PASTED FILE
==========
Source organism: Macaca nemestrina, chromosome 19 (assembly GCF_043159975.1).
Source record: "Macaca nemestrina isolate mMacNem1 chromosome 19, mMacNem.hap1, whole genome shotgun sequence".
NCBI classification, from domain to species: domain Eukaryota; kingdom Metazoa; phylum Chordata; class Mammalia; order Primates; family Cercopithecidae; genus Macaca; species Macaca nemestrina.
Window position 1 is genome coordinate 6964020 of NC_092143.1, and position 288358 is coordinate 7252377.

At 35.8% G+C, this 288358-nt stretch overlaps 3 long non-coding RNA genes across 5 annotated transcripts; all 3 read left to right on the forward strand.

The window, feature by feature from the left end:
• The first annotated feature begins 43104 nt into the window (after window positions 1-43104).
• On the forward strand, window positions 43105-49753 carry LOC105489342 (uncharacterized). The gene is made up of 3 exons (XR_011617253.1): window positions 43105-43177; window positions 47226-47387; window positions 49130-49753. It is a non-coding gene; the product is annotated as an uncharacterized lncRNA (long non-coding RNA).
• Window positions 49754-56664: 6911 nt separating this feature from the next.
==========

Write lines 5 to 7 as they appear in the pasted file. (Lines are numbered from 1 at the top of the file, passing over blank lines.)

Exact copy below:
At 35.8% G+C, this 288358-nt stretch overlaps 3 long non-coding RNA genes across 5 annotated transcripts; all 3 read left to right on the forward strand.

The window, feature by feature from the left end:
• The first annotated feature begins 43104 nt into the window (after window positions 1-43104).